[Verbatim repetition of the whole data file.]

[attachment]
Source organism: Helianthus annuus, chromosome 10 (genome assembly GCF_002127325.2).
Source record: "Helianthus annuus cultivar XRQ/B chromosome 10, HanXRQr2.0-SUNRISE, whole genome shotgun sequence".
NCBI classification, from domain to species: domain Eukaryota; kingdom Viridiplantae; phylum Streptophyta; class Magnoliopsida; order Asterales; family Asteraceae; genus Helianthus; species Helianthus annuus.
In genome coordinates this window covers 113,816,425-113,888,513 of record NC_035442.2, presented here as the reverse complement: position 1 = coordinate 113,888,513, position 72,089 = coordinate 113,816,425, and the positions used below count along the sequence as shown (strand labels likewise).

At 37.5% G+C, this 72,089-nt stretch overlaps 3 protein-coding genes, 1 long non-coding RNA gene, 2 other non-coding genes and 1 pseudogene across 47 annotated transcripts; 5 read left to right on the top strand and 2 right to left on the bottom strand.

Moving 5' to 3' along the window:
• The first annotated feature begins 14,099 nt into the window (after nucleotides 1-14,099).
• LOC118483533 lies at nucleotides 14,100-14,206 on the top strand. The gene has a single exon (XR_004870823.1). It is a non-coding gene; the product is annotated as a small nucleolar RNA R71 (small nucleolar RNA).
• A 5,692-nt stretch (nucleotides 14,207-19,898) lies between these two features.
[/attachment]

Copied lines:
Source organism: Helianthus annuus, chromosome 10 (genome assembly GCF_002127325.2).
Source record: "Helianthus annuus cultivar XRQ/B chromosome 10, HanXRQr2.0-SUNRISE, whole genome shotgun sequence".
NCBI classification, from domain to species: domain Eukaryota; kingdom Viridiplantae; phylum Streptophyta; class Magnoliopsida; order Asterales; family Asteraceae; genus Helianthus; species Helianthus annuus.
In genome coordinates this window covers 113,816,425-113,888,513 of record NC_035442.2, presented here as the reverse complement: position 1 = coordinate 113,888,513, position 72,089 = coordinate 113,816,425, and the positions used below count along the sequence as shown (strand labels likewise).

At 37.5% G+C, this 72,089-nt stretch overlaps 3 protein-coding genes, 1 long non-coding RNA gene, 2 other non-coding genes and 1 pseudogene across 47 annotated transcripts; 5 read left to right on the top strand and 2 right to left on the bottom strand.

Moving 5' to 3' along the window:
• The first annotated feature begins 14,099 nt into the window (after nucleotides 1-14,099).
• LOC118483533 lies at nucleotides 14,100-14,206 on the top strand. The gene has a single exon (XR_004870823.1). It is a non-coding gene; the product is annotated as a small nucleolar RNA R71 (small nucleolar RNA).
• A 5,692-nt stretch (nucleotides 14,207-19,898) lies between these two features.